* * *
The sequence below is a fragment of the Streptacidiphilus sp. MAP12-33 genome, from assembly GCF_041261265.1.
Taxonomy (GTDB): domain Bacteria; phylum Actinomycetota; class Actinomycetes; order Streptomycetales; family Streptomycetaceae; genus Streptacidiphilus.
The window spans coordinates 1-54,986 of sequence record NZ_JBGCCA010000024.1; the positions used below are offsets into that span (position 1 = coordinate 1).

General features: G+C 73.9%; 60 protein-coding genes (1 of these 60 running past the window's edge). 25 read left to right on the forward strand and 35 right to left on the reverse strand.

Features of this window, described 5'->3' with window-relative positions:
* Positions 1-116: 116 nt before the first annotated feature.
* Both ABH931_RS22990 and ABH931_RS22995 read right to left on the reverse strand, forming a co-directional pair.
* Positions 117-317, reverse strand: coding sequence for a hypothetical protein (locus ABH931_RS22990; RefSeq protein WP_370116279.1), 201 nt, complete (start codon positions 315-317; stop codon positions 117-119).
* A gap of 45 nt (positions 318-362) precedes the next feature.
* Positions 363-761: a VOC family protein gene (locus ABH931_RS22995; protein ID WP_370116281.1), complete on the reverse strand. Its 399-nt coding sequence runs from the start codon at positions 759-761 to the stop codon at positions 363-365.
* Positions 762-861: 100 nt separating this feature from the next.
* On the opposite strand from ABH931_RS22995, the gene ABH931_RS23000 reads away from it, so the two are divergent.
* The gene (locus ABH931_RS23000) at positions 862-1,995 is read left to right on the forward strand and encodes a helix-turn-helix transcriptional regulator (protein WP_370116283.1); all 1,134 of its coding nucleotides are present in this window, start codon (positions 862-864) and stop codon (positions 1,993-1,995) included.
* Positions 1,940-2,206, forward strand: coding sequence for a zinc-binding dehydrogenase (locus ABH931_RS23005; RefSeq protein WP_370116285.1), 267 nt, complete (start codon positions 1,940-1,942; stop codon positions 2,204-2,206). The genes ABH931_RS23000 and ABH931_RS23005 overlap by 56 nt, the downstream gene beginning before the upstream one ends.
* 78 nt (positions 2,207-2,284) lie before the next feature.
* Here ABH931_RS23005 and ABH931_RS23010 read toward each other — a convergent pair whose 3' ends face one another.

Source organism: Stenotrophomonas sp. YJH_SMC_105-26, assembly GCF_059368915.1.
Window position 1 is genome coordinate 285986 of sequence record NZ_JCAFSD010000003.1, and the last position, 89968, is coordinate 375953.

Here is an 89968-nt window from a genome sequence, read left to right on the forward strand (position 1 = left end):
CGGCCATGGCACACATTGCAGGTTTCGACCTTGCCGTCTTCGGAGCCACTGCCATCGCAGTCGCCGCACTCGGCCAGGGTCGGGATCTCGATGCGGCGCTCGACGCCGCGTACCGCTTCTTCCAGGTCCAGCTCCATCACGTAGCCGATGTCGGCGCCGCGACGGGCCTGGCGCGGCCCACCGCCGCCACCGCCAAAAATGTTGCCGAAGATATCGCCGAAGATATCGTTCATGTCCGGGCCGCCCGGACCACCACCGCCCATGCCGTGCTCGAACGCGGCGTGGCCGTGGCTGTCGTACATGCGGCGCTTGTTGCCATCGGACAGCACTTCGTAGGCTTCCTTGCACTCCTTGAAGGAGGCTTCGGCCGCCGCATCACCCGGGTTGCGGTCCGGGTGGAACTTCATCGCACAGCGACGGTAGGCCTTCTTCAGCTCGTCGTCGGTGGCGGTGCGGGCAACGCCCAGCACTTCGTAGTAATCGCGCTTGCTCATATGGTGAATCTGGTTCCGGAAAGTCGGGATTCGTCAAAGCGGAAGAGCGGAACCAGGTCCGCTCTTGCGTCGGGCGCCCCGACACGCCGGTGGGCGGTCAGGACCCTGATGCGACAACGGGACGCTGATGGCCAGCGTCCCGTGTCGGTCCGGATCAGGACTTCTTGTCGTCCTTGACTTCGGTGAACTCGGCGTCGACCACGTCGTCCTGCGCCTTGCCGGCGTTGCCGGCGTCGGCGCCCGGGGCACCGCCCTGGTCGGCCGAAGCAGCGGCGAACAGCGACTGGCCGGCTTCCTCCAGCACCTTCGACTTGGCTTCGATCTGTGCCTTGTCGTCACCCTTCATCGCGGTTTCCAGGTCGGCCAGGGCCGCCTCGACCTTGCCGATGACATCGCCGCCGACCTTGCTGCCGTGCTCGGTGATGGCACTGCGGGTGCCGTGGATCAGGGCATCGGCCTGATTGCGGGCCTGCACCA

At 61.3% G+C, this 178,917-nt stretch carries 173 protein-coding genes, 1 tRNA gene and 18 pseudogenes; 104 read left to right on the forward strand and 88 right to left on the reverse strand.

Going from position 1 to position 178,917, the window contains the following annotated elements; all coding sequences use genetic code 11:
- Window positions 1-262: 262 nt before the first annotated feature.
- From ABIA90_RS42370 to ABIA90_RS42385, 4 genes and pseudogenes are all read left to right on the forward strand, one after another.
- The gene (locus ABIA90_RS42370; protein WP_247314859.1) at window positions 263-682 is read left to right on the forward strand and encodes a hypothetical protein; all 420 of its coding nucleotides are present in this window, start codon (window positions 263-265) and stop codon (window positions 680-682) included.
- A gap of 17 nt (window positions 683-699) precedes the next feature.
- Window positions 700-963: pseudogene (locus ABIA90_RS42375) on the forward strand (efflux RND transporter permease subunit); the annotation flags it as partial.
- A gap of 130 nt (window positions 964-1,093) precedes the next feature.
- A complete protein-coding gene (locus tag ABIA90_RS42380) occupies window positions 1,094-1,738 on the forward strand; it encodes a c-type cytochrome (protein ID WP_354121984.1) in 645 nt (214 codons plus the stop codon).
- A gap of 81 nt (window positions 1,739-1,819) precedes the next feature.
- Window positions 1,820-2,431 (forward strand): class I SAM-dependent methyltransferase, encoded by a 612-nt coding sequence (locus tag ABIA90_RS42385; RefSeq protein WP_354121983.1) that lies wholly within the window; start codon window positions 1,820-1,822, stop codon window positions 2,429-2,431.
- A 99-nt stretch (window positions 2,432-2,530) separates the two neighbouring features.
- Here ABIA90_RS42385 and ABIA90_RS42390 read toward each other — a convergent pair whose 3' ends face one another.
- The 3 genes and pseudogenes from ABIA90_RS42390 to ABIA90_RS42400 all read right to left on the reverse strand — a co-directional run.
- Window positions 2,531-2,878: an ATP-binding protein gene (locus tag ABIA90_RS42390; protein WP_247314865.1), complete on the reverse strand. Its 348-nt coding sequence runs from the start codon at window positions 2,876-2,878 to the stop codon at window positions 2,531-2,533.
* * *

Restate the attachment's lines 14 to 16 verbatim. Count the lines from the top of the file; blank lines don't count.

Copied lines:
* Positions 1,940-2,206, forward strand: coding sequence for a zinc-binding dehydrogenase (locus ABH931_RS23005; RefSeq protein WP_370116285.1), 267 nt, complete (start codon positions 1,940-1,942; stop codon positions 2,204-2,206). The genes ABH931_RS23000 and ABH931_RS23005 overlap by 56 nt, the downstream gene beginning before the upstream one ends.
* 78 nt (positions 2,207-2,284) lie before the next feature.
* Here ABH931_RS23005 and ABH931_RS23010 read toward each other — a convergent pair whose 3' ends face one another.